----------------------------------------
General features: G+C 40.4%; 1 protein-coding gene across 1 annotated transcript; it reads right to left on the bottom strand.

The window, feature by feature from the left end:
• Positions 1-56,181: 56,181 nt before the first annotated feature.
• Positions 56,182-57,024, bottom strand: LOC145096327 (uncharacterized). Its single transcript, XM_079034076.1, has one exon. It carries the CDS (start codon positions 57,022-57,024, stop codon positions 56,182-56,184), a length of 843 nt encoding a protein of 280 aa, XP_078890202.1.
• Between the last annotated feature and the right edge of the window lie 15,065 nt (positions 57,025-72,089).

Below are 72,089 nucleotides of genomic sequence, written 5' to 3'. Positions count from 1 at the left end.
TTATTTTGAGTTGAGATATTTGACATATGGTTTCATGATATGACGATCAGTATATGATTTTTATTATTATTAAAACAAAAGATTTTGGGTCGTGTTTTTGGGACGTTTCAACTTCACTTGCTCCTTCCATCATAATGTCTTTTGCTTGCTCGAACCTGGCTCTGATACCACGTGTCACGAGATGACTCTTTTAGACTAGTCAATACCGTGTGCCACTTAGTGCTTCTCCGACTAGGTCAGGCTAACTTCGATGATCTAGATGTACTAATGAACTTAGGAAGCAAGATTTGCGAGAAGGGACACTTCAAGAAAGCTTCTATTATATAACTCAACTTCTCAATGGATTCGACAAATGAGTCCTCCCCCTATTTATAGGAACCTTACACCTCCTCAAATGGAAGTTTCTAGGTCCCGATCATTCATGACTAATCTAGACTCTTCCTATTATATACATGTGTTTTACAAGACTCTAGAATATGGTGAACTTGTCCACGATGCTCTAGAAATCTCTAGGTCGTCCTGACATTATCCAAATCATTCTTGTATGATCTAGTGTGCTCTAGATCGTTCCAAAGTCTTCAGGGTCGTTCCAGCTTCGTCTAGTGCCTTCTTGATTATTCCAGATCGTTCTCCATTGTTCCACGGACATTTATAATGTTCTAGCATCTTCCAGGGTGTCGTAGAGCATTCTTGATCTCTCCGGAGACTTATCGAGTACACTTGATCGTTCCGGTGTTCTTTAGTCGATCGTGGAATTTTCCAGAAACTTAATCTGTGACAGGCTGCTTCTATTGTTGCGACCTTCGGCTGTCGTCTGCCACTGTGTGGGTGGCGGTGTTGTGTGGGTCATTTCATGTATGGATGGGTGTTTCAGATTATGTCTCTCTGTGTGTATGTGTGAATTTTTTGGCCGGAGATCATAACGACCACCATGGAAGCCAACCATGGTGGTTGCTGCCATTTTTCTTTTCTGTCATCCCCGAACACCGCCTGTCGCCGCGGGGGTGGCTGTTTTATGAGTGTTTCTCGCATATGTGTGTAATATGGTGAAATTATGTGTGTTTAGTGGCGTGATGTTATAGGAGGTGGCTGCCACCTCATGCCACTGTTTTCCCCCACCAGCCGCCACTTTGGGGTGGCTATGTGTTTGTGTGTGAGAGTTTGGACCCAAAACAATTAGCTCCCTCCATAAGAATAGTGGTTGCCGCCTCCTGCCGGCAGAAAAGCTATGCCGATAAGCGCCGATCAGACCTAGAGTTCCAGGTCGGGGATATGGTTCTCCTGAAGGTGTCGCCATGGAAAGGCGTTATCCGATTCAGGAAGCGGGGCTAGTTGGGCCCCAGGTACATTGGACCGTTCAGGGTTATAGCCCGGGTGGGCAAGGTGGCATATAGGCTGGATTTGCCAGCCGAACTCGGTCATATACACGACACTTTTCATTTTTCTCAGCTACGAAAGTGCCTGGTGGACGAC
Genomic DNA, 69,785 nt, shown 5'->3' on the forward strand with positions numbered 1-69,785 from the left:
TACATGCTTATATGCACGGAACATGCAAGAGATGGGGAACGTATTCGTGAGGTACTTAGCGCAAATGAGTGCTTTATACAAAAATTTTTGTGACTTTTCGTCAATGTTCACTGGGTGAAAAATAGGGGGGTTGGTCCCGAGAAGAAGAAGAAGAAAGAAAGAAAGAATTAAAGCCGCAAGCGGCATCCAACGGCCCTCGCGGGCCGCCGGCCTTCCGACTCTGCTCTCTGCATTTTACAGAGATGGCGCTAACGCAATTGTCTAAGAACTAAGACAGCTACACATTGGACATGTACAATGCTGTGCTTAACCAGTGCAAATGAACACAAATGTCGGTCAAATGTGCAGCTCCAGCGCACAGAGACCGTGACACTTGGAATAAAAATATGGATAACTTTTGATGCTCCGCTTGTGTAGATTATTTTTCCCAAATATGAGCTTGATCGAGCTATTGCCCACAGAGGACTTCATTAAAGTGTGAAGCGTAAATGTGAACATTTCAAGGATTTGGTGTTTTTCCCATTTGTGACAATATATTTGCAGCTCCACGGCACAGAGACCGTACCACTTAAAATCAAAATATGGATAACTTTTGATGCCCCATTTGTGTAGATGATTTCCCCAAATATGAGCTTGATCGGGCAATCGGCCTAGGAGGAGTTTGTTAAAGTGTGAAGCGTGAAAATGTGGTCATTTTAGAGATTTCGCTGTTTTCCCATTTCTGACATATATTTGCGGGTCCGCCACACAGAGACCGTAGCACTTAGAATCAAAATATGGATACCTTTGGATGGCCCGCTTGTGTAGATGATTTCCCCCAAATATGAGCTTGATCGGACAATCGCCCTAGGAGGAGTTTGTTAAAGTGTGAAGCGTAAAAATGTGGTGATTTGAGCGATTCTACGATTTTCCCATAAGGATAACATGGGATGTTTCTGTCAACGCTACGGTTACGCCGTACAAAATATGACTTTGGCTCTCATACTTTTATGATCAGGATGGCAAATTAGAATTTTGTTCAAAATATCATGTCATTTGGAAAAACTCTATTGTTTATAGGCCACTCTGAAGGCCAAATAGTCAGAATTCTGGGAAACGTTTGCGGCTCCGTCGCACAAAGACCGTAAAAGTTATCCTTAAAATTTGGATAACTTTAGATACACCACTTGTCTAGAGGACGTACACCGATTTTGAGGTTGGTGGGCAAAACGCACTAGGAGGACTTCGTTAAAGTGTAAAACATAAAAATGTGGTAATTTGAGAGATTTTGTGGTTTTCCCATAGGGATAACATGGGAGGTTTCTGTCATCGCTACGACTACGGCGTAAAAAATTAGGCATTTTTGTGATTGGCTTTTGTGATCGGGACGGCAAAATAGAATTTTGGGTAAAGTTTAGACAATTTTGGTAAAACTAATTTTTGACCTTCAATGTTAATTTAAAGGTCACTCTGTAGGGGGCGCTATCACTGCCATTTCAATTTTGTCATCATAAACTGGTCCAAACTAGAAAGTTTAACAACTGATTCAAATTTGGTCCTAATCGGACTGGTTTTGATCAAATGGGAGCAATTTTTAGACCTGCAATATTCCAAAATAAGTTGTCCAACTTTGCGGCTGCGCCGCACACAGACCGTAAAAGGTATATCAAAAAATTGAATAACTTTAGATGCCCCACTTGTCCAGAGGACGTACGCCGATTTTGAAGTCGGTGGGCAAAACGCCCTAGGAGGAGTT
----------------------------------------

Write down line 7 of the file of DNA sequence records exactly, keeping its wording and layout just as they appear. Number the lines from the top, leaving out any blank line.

TTATTTTGAGTTGAGATATTTGACATATGGTTTCATGATATGACGATCAGTATATGATTTTTATTATTATTAAAACAAAAGATTTTGGGTCGTGTTTTTGGGACGTTTCAACTTCACTTGCTCCTTCCATCATAATGTCTTTTGCTTGCTCGAACCTGGCTCTGATACCACGTGTCACGAGATGACTCTTTTAGACTAGTCAATACCGTGTGCCACTTAGTGCTTCTCCGACTAGGTCAGGCTAACTTCGATGATCTAGATGTACTAATGAACTTAGGAAGCAAGATTTGCGAGAAGGGACACTTCAAGAAAGCTTCTATTATATAACTCAACTTCTCAATGGATTCGACAAATGAGTCCTCCCCCTATTTATAGGAACCTTACACCTCCTCAAATGGAAGTTTCTAGGTCCCGATCATTCATGACTAATCTAGACTCTTCCTATTATATACATGTGTTTTACAAGACTCTAGAATATGGTGAACTTGTCCACGATGCTCTAGAAATCTCTAGGTCGTCCTGACATTATCCAAATCATTCTTGTATGATCTAGTGTGCTCTAGATCGTTCCAAAGTCTTCAGGGTCGTTCCAGCTTCGTCTAGTGCCTTCTTGATTATTCCAGATCGTTCTCCATTGTTCCACGGACATTTATAATGTTCTAGCATCTTCCAGGGTGTCGTAGAGCATTCTTGATCTCTCCGGAGACTTATCGAGTACACTTGATCGTTCCGGTGTTCTTTAGTCGATCGTGGAATTTTCCAGAAACTTAATCTGTGACAGGCTGCTTCTATTGTTGCGACCTTCGGCTGTCGTCTGCCACTGTGTGGGTGGCGGTGTTGTGTGGGTCATTTCATGTATGGATGGGTGTTTCAGATTATGTCTCTCTGTGTGTATGTGTGAATTTTTTGGCCGGAGATCATAACGACCACCATGGAAGCCAACCATGGTGGTTGCTGCCATTTTTCTTTTCTGTCATCCCCGAACACCGCCTGTCGCCGCGGGGGTGGCTGTTTTATGAGTGTTTCTCGCATATGTGTGTAATATGGTGAAATTATGTGTGTTTAGTGGCGTGATGTTATAGGAGGTGGCTGCCACCTCATGCCACTGTTTTCCCCCACCAGCCGCCACTTTGGGGTGGCTATGTGTTTGTGTGTGAGAGTTTGGACCCAAAACAATTAGCTCCCTCCATAAGAATAGTGGTTGCCGCCTCCTGCCGGCAGAAAAGCTATGCCGATAAGCGCCGATCAGACCTAGAGTTCCAGGTCGGGGATATGGTTCTCCTGAAGGTGTCGCCATGGAAAGGCGTTATCCGATTCAGGAAGCGGGGCTAGTTGGGCCCCAGGTACATTGGACCGTTCAGGGTTATAGCCCGGGTGGGCAAGGTGGCATATAGGCTGGATTTGCCAGCCGAACTCGGTCATATACACGACACTTTTCATTTTTCTCAGCTACGAAAGTGCCTGGTGGACGAC